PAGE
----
Table 2.2 also provides both a non-weighted and weighted ATE by incentive. The ATE are weighted using study sample size as frequency weights following Schmidt and Hunter (2014) which gives more weight to studies with larger samples. The ATE across all incentives is 3.37% reduction in consumption. The weighted ATE takes into consideration the diering sample sizes in each study and equates to a 1.85% reduction in electricity consumption. This means that, on average, an incentive in a typical electricity conservation study will result in electricity savings of slightly less than 2%. In the sample of studies selected, the eect of incentives on electricity consumption ranges from an 22.2% reduction (Kendel and Lazaric, 2015) to a 13.69% increase (Torriti, 2012). From table 2.2, it can be seen that real-time feedback and monetary information have the greatest eects on electricity consumption with a weighted ATE of 2.89% and 2.86%, respectively, indicating a reduction in consumption. Pricing strategies have the smallest eect on overall electricity consumption with a weighted ATE showing a reduction in consumption of 0.99%.

Publication Bias Analysis

According to Card and Krueger (1995) there are three potential sources of publication bias in economic research: (1) a predisposition to accept studies which are consistent with the conventional view; (2) an inclination to report models based on the presence of a conventionally expected results; (3) a tendency to publish only statistically signicant results.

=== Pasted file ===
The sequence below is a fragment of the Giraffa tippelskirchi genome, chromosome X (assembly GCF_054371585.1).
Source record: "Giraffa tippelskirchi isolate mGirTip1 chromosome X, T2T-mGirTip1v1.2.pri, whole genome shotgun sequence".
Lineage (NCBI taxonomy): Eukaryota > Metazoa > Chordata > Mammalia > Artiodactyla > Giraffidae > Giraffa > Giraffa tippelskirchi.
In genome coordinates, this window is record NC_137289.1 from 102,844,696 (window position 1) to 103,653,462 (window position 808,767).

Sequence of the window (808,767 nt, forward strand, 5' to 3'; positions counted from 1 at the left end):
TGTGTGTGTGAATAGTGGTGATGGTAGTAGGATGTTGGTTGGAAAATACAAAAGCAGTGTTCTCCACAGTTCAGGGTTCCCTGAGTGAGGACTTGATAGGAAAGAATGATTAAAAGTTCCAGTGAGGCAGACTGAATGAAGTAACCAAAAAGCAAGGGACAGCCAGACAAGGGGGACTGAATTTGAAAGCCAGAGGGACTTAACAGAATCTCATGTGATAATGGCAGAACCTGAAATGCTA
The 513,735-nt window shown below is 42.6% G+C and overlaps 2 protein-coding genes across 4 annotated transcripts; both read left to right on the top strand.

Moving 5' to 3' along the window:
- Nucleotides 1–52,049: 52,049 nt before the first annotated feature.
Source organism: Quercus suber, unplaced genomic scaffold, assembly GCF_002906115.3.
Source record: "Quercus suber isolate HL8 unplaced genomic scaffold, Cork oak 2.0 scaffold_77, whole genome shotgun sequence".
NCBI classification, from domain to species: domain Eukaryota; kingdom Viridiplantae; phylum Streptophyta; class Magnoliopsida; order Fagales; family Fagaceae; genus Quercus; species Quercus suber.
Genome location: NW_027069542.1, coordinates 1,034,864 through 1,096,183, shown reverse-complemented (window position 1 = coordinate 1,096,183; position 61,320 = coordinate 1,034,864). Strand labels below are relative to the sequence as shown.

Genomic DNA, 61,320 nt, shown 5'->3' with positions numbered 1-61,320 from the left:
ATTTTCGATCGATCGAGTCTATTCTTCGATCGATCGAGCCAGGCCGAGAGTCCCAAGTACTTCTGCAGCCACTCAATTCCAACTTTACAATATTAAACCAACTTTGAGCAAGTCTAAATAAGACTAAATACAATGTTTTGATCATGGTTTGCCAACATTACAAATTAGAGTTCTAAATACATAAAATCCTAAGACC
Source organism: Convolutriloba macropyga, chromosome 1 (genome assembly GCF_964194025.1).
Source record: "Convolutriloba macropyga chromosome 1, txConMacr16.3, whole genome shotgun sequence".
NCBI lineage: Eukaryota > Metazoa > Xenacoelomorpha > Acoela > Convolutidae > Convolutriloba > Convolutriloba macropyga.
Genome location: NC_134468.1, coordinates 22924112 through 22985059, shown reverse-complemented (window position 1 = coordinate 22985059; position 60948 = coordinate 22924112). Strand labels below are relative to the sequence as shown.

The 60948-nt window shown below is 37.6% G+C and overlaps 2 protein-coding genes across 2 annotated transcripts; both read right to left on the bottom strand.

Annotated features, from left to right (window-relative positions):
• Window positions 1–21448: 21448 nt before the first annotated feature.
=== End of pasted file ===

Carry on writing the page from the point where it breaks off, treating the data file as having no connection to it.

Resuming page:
Potential publication bias in the sample of primary studies used in this meta-analysis can be analysed graphically using a funnel plot, as shown in g. 2.9. These graphs plot treatment eects against a measure of precision, such as the inverse standard error of the treatment eect or the square root of the sample size of the treatment group. The intuition is that the accuracy of the treatment eect increases with the level of precision. Studies with larger standard errors and smaller sample sizes are dispersed at the bottom of the graph, with the spread of treatment eects decreasing as standard errors decrease and sample sizes increase. In the absence of publication bias, the result is a symmetrical, inverted funnel shaped graph. On the other hand, if there is a publication bias, an asymmetrical funnel can result due to an absence of publications of non statistically signicant results (Egger et al., 1997, Sterne et al., 2004).